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Cancer: Pfizer pays 43 billion dollars for Seagen biotech

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The American pharmaceutical giant Pfizer has announced that it has reached an agreement to acquire the biotech Seagen, which specializes in innovative cancer treatments, for 43 billion dollars. “Pfizer is deploying its financial resources to advance in the fight against cancer,” said the CEO of Pfizer, quoted in a press release.

The American pharmaceutical giant Pfizer, which achieved record results in 2022 thanks to its vaccine and its anti-Covid treatment but is seeking to diversify, will buy biotech Seagen, specializing in oncology treatments, for 43 billion dollars. “Pfizer is deploying its financial resources to advance in the fight against cancer,” said Pfizer CEO Albert Bourla, quoted in a press release. Seagen is growing, forecasting a 12% jump in sales in 2023, to $2.2 billion with four treatments already approved by US authorities.

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The takeover operation has been approved by the boards of directors of the two groups. However, it still has to get the green light from the competition authorities who, under the authority of President Joe Biden, have toughened up on mergers and acquisitions that they believe could reduce competition and thus harm consumers.

31 billion dollars in profits with the sales of the anti-Covid vaccine

Pfizer is offering $229 per share in cash, or a $43 billion valuation for Seagen. The pharmaceutical group will finance the transaction by going into debt and dipping into its cash. He hopes to complete the takeover at the end of 2023 or the beginning of 2024 once the various regulatory and shareholder green lights from Seagen have been obtained.

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Pfizer has clearly benefited over the past two years from the sales of its anti-Covid Comirnaty vaccine developed with the German laboratory BioNTech and its anti-Covid pill Paxlovid. In 2022, it generated a turnover of 100 billion dollars and a net profit of 31 billion dollars.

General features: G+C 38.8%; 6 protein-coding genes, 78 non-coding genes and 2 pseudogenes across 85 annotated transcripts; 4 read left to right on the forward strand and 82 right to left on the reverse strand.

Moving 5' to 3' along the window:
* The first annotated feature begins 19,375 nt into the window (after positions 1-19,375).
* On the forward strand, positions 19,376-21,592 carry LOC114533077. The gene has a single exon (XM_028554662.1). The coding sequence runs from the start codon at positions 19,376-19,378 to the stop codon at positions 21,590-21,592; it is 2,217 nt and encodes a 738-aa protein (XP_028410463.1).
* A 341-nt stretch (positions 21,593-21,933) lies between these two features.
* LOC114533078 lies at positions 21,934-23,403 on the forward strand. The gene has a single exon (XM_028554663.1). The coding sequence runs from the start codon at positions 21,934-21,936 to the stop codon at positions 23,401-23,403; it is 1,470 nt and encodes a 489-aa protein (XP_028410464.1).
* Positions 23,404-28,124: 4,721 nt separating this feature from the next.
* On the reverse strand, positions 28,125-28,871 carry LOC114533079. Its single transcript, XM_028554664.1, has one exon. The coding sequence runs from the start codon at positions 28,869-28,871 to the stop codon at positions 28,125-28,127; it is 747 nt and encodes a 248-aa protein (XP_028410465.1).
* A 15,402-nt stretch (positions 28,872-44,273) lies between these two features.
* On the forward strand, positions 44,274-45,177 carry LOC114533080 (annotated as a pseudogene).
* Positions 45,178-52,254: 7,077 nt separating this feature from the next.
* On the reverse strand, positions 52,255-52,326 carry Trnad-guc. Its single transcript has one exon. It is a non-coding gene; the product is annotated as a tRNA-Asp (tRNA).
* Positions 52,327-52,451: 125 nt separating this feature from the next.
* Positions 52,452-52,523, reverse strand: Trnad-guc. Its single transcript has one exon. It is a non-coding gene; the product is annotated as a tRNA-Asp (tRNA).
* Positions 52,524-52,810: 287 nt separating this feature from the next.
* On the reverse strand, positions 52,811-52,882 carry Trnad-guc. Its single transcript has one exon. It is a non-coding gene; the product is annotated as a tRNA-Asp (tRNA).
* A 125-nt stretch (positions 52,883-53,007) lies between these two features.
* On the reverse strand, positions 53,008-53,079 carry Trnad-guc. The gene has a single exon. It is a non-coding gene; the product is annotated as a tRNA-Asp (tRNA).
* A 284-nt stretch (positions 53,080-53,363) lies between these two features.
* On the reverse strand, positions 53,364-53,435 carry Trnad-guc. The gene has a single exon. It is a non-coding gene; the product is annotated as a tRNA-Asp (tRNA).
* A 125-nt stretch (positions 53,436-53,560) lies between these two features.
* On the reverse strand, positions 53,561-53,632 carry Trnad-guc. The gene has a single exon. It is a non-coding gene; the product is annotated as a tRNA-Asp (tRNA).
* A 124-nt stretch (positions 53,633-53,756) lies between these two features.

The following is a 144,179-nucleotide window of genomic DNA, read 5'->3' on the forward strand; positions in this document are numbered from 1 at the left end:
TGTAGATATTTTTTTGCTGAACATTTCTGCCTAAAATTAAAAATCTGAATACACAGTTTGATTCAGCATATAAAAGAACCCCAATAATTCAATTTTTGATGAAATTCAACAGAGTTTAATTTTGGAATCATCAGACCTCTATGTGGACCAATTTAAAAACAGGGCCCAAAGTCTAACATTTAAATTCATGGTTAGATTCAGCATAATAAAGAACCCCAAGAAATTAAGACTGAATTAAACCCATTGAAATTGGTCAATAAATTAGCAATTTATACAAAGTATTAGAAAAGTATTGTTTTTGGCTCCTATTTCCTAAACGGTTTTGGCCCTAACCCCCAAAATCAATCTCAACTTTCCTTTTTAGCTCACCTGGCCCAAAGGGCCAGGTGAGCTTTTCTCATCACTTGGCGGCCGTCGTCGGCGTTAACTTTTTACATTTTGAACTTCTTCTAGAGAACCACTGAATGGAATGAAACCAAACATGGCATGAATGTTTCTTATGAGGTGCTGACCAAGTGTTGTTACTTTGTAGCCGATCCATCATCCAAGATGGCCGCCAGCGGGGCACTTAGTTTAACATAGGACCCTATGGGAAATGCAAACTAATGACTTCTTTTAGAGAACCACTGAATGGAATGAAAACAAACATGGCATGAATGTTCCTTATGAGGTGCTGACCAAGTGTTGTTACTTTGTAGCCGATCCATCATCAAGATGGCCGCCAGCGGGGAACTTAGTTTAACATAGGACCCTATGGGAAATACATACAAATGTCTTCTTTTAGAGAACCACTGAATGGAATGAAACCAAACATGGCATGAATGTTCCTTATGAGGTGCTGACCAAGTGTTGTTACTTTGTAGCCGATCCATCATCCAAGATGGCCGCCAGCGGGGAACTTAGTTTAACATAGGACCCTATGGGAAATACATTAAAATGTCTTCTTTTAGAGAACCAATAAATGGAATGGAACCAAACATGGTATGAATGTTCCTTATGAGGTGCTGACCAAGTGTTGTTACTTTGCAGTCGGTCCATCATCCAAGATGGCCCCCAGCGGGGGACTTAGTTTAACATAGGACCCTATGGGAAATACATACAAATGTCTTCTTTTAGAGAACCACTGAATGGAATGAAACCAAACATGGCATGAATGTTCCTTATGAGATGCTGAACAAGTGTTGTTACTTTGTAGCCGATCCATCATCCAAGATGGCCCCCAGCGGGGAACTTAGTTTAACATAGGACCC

But the group has already warned that this financial windfall will dry up, predicting in particular that sales of Comirnaty would drop by 64% this year and those of Paxlovid by 58%. Albert Bourla has been stressing for several months that the group is counting on the launch of new products or on new indications for its existing drugs to take over.

He also mentioned in January at the World Economic Forum in Davos the investment opportunities for large laboratories with sufficient resources in biotechnology companies which, with rising interest rates, are beginning to encounter financing difficulties.

Merck also interested

Seagen has developed targeted therapies, with the objective of targeting cancer cells more precisely, thus reducing side effects, a promising technology. Another pharmaceutical giant, Merck, had already discussed last year the possibility of buying the biotech to strengthen its portfolio of anti-cancer drugs, currently dominated by its blockbuster Keytruda. “Oncology remains the primary growth engine for medicine globally, and this acquisition will strengthen Pfizer’s position in this important space and contribute significantly to the achievement of Pfizer’s short- and long-term financial goals,” said Albert Bourla on Monday.

The cancer treatments currently marketed by Pfizer, particularly for breast and prostate cancer, generated $12.1 billion in sales in 2022. The group estimates that the acquisition of Seagen will allow it to double the number of oncology drugs in its development pipeline and that Seagen could contribute $10 billion in revenue by 2030.

The action of Pfizer took 0.81% to 39.71 dollars at the opening of the New York Stock Exchange on Monday in a market turned upside down by the turmoil of the banks. That of Seagen climbed 15.29% to 199 dollars.

Source: Europe1

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